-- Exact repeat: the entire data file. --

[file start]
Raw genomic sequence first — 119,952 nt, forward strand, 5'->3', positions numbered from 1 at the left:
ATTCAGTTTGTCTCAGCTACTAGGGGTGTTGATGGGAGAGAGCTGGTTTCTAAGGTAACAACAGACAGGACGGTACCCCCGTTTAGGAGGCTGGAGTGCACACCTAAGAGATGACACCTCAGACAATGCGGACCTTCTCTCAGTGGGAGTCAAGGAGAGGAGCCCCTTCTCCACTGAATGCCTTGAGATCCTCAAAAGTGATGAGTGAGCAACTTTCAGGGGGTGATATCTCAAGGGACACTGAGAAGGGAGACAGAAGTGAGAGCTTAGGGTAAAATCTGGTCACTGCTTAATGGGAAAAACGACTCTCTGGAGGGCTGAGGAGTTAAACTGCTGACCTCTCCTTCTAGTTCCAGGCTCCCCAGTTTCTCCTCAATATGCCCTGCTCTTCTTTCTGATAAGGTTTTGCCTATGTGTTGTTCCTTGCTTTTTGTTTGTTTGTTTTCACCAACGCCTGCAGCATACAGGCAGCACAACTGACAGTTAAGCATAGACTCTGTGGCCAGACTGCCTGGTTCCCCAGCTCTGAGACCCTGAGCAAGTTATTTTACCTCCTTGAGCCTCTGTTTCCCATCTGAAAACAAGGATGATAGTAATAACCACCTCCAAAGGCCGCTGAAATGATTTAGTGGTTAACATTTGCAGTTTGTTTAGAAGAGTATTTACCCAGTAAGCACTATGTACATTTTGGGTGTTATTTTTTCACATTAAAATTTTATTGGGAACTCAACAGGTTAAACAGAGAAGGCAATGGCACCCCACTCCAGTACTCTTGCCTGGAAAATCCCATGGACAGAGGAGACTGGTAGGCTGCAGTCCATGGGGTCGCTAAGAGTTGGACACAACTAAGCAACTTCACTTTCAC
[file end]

Raw genomic sequence first — 119,952 nt, forward strand, 5'->3', positions numbered from 1 at the left:
ATTCAGTTTGTCTCAGCTACTAGGGGTGTTGATGGGAGAGAGCTGGTTTCTAAGGTAACAACAGACAGGACGGTACCCCCGTTTAGGAGGCTGGAGTGCACACCTAAGAGATGACACCTCAGACAATGCGGACCTTCTCTCAGTGGGAGTCAAGGAGAGGAGCCCCTTCTCCACTGAATGCCTTGAGATCCTCAAAAGTGATGAGTGAGCAACTTTCAGGGGGTGATATCTCAAGGGACACTGAGAAGGGAGACAGAAGTGAGAGCTTAGGGTAAAATCTGGTCACTGCTTAATGGGAAAAACGACTCTCTGGAGGGCTGAGGAGTTAAACTGCTGACCTCTCCTTCTAGTTCCAGGCTCCCCAGTTTCTCCTCAATATGCCCTGCTCTTCTTTCTGATAAGGTTTTGCCTATGTGTTGTTCCTTGCTTTTTGTTTGTTTGTTTTCACCAACGCCTGCAGCATACAGGCAGCACAACTGACAGTTAAGCATAGACTCTGTGGCCAGACTGCCTGGTTCCCCAGCTCTGAGACCCTGAGCAAGTTATTTTACCTCCTTGAGCCTCTGTTTCCCATCTGAAAACAAGGATGATAGTAATAACCACCTCCAAAGGCCGCTGAAATGATTTAGTGGTTAACATTTGCAGTTTGTTTAGAAGAGTATTTACCCAGTAAGCACTATGTACATTTTGGGTGTTATTTTTTCACATTAAAATTTTATTGGGAACTCAACAGGTTAAACAGAGAAGGCAATGGCACCCCACTCCAGTACTCTTGCCTGGAAAATCCCATGGACAGAGGAGACTGGTAGGCTGCAGTCCATGGGGTCGCTAAGAGTTGGACACAACTAAGCAACTTCACTTTCAC